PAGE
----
11. A Case of Suspected Breast Cancer Metastasis to Brachial Plexus Detected by Magnetic Resonance Neurography

    PubMed Central

    Mizuma, Atsushi; Kijima, Chikage; Nagata, Eiichiro; Takizawa, Shunya

    2016-01-01

    Metastasis of breast cancer is often detected through a long-term course and difficult to diagnose. We report a case of brachial plexopathy suspected to be the initial lesion of breast cancer metastasis, which was only detected by magnetic resonance (MR) neurography. A 61-year-old woman was admitted to our hospital within 2 years after operation for breast cancer because of progressive dysesthesia and motor weakness initially in the upper limb on the affected side and subsequently on the contralateral side. Enhanced computed tomography, axillary lymph node echo, gallium scintigraphy, and short tau inversion recovery MR images showed no abnormalities. MR neurography revealed a swollen region in the left brachial plexus. We suspected neuralgic amyotrophy and initiated treatment with intravenous immunoglobulin therapy and steroid therapy. However, there was no improvement, and the progression of motor weakness in the bilateral lower limbs appeared over 4 years. Concomitant elevation of carbohydrate antigen 15-3 level (58.9 U/ml) led us to suspect breast cancer metastasis, which was associated with the worsening of neurological findings, although gallium scintigraphy and bone scintigraphy showed no inflammatory and metastatic lesions. Swelling of the cauda equina in enhanced lumbar MR imaging and abnormal accumulation at the brachial plexus and cervical spinal cord in positron-emission tomography were newly detected contrary to the normal findings on the gallium scintigraphy, which suggested cerebrospinal fluid seeding. We suspected breast cancer metastasis about the initial brachial plexopathy based on the clinical course. MR neurography may be a helpful tool to detect metastatic lesion, especially in nerve roots. PMID:27721757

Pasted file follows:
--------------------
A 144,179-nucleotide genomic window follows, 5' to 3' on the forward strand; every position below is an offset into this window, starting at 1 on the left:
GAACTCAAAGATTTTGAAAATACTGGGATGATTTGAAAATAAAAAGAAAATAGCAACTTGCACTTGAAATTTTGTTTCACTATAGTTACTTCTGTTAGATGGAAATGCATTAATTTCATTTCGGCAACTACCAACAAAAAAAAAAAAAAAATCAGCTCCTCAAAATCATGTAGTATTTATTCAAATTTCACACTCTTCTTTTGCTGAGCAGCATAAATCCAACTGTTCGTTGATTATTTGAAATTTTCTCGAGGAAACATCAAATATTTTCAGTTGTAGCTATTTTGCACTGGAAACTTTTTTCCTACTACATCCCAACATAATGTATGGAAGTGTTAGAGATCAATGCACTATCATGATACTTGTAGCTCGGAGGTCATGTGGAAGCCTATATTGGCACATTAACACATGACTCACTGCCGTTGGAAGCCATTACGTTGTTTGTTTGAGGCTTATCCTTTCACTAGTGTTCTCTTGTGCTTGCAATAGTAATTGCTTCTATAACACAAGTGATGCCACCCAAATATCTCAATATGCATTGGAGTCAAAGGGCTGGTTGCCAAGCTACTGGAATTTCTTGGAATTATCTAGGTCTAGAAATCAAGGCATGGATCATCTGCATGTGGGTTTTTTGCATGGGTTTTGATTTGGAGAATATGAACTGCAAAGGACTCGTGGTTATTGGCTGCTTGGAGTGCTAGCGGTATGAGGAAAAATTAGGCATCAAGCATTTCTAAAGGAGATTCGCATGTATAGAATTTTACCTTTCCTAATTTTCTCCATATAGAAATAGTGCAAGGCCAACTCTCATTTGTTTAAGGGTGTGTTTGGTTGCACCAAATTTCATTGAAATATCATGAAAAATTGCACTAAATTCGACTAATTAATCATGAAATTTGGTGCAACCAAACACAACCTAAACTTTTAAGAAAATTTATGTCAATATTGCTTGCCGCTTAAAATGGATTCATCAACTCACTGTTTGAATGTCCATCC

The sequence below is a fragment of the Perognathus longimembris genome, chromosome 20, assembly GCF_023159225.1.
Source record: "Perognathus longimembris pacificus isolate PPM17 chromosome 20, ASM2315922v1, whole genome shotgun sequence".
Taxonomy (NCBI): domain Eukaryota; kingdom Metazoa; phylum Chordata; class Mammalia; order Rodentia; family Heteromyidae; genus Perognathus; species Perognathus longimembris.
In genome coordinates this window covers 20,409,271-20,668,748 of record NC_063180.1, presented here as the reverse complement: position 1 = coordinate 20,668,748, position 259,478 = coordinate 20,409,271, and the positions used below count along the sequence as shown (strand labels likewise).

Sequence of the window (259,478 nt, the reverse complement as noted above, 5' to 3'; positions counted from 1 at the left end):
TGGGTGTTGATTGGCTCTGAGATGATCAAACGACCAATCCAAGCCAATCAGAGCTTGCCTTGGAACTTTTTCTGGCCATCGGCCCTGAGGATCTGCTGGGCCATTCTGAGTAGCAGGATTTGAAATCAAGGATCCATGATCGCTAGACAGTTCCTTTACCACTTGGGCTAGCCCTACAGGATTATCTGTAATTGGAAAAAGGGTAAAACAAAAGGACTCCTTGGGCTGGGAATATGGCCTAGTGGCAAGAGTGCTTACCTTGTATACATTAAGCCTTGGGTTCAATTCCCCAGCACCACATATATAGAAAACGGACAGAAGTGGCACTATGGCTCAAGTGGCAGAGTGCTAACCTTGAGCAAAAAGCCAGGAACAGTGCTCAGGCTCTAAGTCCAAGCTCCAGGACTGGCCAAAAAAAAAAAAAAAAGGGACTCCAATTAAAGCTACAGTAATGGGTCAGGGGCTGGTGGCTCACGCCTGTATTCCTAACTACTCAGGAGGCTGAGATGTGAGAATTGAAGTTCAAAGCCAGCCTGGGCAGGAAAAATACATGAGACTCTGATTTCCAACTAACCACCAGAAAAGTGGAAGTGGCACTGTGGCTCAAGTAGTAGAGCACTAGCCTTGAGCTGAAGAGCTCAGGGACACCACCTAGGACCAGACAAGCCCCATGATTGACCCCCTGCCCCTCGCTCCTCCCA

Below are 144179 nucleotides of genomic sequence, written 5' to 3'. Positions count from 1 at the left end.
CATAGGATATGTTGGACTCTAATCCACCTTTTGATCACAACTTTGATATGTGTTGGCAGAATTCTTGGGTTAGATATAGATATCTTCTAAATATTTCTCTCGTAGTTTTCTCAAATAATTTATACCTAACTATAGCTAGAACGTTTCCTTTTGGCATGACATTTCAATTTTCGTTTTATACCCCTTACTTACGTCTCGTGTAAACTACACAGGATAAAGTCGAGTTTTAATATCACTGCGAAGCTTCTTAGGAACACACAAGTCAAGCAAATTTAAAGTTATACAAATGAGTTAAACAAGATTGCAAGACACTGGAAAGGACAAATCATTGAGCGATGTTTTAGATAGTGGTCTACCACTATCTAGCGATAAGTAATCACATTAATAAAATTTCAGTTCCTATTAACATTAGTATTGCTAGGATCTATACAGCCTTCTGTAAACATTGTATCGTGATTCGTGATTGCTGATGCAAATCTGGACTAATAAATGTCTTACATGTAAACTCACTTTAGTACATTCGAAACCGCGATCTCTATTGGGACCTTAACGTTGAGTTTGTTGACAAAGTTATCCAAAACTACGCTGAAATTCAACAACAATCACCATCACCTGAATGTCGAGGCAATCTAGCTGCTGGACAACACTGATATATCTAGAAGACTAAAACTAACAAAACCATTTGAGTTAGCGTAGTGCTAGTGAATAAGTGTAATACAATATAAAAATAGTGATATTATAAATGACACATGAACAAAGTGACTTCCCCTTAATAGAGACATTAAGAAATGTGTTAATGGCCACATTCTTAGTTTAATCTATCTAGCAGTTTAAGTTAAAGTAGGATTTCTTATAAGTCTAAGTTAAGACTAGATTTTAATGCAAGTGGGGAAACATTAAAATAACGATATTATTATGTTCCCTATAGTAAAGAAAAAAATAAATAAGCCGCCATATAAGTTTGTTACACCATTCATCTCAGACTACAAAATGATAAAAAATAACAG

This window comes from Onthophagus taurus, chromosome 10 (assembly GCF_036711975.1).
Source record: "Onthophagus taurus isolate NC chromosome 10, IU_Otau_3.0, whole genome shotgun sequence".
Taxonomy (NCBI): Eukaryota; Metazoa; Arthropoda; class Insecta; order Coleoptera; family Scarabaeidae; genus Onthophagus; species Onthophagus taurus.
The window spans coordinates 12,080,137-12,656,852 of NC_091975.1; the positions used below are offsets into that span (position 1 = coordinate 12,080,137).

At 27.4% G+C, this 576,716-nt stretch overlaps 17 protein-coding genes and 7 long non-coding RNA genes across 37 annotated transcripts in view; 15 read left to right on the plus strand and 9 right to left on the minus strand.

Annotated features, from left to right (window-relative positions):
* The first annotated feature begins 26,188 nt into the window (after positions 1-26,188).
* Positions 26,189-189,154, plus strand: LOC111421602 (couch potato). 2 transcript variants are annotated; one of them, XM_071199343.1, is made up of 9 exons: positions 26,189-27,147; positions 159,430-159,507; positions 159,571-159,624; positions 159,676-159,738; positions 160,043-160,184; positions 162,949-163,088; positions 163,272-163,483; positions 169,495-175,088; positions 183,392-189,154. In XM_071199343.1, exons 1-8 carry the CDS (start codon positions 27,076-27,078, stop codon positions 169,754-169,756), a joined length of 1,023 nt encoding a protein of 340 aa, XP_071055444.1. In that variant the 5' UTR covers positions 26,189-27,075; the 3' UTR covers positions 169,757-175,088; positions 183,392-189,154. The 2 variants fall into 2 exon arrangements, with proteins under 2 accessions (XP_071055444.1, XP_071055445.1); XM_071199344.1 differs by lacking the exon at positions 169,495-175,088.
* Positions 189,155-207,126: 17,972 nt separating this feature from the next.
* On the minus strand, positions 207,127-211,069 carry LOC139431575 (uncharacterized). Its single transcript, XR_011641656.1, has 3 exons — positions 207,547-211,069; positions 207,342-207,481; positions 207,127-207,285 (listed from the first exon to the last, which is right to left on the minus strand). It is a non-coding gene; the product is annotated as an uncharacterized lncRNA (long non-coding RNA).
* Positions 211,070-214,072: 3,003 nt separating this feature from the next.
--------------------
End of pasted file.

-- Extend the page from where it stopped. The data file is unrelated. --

12. TWIST1 and BMI1 in Cancer Metastasis and Chemoresistance

    PubMed Central

    Ren, Hong; Du, Peizhun; Ge, Zongyu; Jin, Yiting; Ding, Di; Liu, Xiuping; Zou, Qiang

    2016-01-01

    Purpose Increasing evidences revealed that cancer cells with the characteristics of epithelial-mesenchymal transition (EMT) or cancer stem cells (CSC) have high ability of progression, invasion, metastasis and chemoresistance. TWIST1 and BMI1 are crucial transcription factors required for EMT and CSC. Both TWIST1 and BMI1 are up-regulated in various cancers and have a positive correlation with poor prognosis. Although recent results showed that the two molecules function in promoting cancer metastasis and chemoresistance respectively, the correlation of TWIST1 and BMI1 is not well understood. Methods In this review, we summarize recent advance in cancer research focus on TWIST1 and BMI1 in cancer metastasis and chemoresistance, and emphasize the possible link between EMT and CSC. Results Further investigation of TWIST1 and BMI1 cooperately promote CSC proliferation due to EMT-associated effect will help to understand the mechanism of tumor cells metastasis and chemoresistance. Conclusions TWIST1 and BMI1 in cancer cells will be effective targets for treating chemoresistant metastatic lesions. PMID:27326250